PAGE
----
In most companies, while functions such as sales and marketing have been using AI and Machine Learning solutions for a while, it’s only recently that human resources have woken up to the fact that AI-powered HRIS can improve efficiency besides improving employee experience. One of the principal reasons for the slow adoption of AI by human resources was the misconception that it would replace humans, but nothing could be farther from the truth. The merits of using AI for human resources functions such as recruiting, administration, and employee retention present a strong case for including HR in the digital transformation process in any organization.
Let’s explore some of the areas where AI-powered HRIS can benefit organizations.
Automation of routine tasks
On average, HR specialists spend between 14 to 30 hours every week on repetitive manual tasks such as responding to emails, meetings, employee onboarding, tracking attendance, scheduling interviews, training, and monitoring employee performance. Many of these processes can be automated by leveraging AI-powered tools, leaving HR specialists with more time to focus on meaningful tasks that contribute to business goals.
Making recruitment more effective
AI can help with streamlining the recruitment process, right from identifying suitable candidates by sifting through data from multiple online sources, including social media, chat forums, personal websites, and hiring platforms, to providing insights on candidate profiles based on which more relevant job postings could be framed, or optimal job offerings are made to the most suitable candidates. The candidate shortlisting process can be simplified by using Natural Language Processing algorithms that go beyond simple keyword searches to a more comprehensive system that looks at skills, interests, preferences as well as cross-referencing of job types. It can also reduce the hiring bias that HR personnel may subconsciously bring to the process.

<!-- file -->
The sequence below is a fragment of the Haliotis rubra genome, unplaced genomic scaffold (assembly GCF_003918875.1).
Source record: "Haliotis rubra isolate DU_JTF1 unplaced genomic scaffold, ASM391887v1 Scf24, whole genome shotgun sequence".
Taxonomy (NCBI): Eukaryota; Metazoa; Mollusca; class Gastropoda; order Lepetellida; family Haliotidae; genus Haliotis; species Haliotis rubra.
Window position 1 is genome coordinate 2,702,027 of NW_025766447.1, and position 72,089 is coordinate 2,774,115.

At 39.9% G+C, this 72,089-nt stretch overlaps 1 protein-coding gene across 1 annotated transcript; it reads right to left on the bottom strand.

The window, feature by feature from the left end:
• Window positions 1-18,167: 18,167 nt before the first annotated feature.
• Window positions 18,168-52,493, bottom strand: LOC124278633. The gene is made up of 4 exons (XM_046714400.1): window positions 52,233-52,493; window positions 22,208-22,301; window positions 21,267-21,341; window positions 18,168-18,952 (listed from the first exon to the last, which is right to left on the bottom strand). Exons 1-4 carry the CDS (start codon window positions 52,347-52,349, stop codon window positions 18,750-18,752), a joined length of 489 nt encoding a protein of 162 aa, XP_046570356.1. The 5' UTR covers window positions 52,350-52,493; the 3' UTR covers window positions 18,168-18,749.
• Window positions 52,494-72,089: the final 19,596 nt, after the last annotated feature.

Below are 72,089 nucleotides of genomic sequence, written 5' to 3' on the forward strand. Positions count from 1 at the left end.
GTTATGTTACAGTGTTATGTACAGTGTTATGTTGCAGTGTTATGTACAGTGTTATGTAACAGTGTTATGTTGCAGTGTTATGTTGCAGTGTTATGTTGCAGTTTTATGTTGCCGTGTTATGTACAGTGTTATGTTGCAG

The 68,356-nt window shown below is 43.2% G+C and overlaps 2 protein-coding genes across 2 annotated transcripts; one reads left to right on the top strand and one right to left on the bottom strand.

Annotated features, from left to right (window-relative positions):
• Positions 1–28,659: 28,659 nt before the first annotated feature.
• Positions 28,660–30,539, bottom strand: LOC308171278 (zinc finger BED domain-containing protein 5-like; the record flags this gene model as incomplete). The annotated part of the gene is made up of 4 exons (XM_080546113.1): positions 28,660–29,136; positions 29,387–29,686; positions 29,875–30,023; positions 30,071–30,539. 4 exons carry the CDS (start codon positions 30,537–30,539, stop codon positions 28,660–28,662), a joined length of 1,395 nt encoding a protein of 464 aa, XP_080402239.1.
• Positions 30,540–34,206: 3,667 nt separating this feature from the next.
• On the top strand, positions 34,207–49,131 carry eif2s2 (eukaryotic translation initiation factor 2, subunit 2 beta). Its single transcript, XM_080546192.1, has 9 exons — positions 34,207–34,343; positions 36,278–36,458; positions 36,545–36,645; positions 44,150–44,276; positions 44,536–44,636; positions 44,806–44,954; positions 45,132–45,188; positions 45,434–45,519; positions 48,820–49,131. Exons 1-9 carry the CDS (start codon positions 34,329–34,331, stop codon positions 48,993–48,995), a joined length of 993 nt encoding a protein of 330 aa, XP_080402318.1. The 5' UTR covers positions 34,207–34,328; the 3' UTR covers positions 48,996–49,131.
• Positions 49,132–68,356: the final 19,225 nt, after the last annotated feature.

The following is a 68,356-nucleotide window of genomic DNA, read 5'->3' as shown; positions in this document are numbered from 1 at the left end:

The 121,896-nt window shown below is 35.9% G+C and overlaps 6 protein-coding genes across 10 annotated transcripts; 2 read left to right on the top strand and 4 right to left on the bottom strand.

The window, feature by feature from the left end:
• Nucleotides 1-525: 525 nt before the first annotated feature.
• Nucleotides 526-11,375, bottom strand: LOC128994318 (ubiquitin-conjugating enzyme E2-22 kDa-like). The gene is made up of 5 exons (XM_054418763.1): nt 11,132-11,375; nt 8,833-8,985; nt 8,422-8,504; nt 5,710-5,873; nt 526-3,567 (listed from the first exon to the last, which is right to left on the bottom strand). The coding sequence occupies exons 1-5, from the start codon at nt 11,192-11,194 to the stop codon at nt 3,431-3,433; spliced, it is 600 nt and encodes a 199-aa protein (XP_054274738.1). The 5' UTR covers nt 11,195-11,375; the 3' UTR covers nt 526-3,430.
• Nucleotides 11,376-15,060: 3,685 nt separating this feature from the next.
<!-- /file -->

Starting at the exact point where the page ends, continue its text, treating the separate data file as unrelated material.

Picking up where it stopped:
Enhancing employee experience
Attrition is something that even the best companies face. However, with the help of an AI-powered HRIS, organizations can detect patterns that lead to employees quitting and take measures to improve job satisfaction and enhance the work environment. Furthermore, it can identify areas that need attention so that remedial measures can be taken to increase employee engagement. For example, AI can track performance across the organization, recognizing and rewarding employees who make significant contributions, thereby enhancing employee satisfaction.
Among the reasons that the adoption of AI for HRIS has been slow is the misconception that it will replace human capital. While it’s true that AI-powered tools are more efficient than humans for repetitive tasks such as data processing and pattern recognition, companies still need human resources personnel who can analyze the data and make final decisions, whether it’s on the right candidate to hire or for developing strategies to keep employees engaged. HR will always need a human face for interacting with employees, dealing with issues that crop up as well as for shaping the culture of the organization. Like with any other function in the company, the key to successful digital transformation in HR lies in educating and involving staff from the initial stages by educating them on the benefits of using AI in HR as well as highlighting their role in the process.
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